Picture a creature weighing as much as 720 lbs., roaming vast expanses of the American West — top of the food chain and king of the Rocky Mountains, embodying freedom and the spirit of the West. If you were picturing the grizzly bear, then, we’re on the same page. This is how many people picture this iconic animal of the West. But just three decades ago the actual picture was quite a bit different. Grizzlies were in dire straits. The population in the Greater Yellowstone Area (GYA) had shrunk to only 136 bears, roaming a measly (by grizzly bear standards) five million acres. After decades of teetering on the brink, in 1975, the grizzly bear was listed as endangered in the lower 48 states.
Today, the GYA population has grown. In 2010, there were 602 bears, including 51 mothers with 101 cubs — a future generation looking strong. The bears now roam 14 million acres in the GYA and have begun to reoccupy areas outside of the recovery zone. For around a decade, grizzles have met criteria for delisting. The Greater Yellowstone Coalition has called their story “one of the great conservation success stories of our time.”
So why is the grizzly still listed as threatened? The answer lies with another creature of the American West.
In 2007, the grizzly bear was, in fact, delisted. The decision was challenged and two years later a federal judge’s ruling reinstated their status as threatened. One of the primary reasons for the judge’s ruling was the U.S. Fish and Wildlife Service’s (FWS) lack of due consideration in their decision of a new threat to the grizzly — the mountain pine beetle.
Yes, that’s right. Beetle vs. grizzly bear. It may not sound like the most interesting National Geographic video clip, but the mountain pine beetle has emerged in recent years as one of the grizzly’s biggest indirect threats due to the devastation it’s been causing a major grizzly food source.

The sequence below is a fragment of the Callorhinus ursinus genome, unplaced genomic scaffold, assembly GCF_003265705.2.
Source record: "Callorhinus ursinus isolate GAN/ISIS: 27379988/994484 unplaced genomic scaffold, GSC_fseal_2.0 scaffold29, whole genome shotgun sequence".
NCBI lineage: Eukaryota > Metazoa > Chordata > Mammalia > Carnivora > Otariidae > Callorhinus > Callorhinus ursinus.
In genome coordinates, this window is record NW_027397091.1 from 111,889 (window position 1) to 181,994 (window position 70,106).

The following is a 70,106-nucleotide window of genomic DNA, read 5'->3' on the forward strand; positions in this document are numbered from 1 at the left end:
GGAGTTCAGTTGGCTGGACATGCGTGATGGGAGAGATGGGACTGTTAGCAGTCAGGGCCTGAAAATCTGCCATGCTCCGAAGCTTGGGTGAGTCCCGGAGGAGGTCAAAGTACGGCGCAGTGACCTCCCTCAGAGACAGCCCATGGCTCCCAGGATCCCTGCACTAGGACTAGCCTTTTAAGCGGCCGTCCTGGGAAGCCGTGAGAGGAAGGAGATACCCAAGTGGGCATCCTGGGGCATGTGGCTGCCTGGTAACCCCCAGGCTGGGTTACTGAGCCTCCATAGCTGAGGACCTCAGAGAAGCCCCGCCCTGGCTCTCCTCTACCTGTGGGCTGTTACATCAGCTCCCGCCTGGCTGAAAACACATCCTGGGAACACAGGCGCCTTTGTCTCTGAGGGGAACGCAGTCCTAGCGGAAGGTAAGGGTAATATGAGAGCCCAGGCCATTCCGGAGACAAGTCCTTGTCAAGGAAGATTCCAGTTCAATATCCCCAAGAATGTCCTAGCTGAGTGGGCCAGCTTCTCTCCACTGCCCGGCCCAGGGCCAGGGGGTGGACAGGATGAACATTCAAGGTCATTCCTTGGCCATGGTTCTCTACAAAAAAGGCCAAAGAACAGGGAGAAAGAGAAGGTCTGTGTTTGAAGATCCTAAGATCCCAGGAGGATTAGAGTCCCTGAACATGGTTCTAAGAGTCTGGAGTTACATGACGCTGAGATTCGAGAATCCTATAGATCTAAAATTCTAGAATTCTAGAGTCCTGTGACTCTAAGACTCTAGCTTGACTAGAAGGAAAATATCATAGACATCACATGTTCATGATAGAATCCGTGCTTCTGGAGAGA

Packing more calories than chocolate, the seeds of the whitebark pine are a favorite among the bears. But as the changing climate allows the beetles to move into higher and higher elevations and to live longer and longer without the cold winter days needed to regulate their life cycle, the high-elevation whitebark pine — less accustomed to the beetles than some lower elevation pines — is paying the price. And as the pines suffer, the grizzlies suffer.
And once again, the bear’s status is being examined. 2014 could very well be the year of their delisting. FWS is closely evaluating the whitebark pine situation to assess how it may affect the grizzly’s conservation status. Will the grizzly bear fall before the mighty pine beetle? Unless we can mitigate some of the problems facing our endangered western forests, the grizzly bear’s inspiring comeback may be short lived.
So, what can be done? Through our Endangered Western Forests initiative, American Forests is taking a six-pronged approach to combating these threats to the grizzly bear’s ecosystem through restoration, research, local engagement, policy promotion, funding and education. In addition to advocating for continued protection of the grizzly bear, our strategies include applying pheromone patches to discourage beetles from infesting high-impact trees. Learn more about our strategies and how you can help.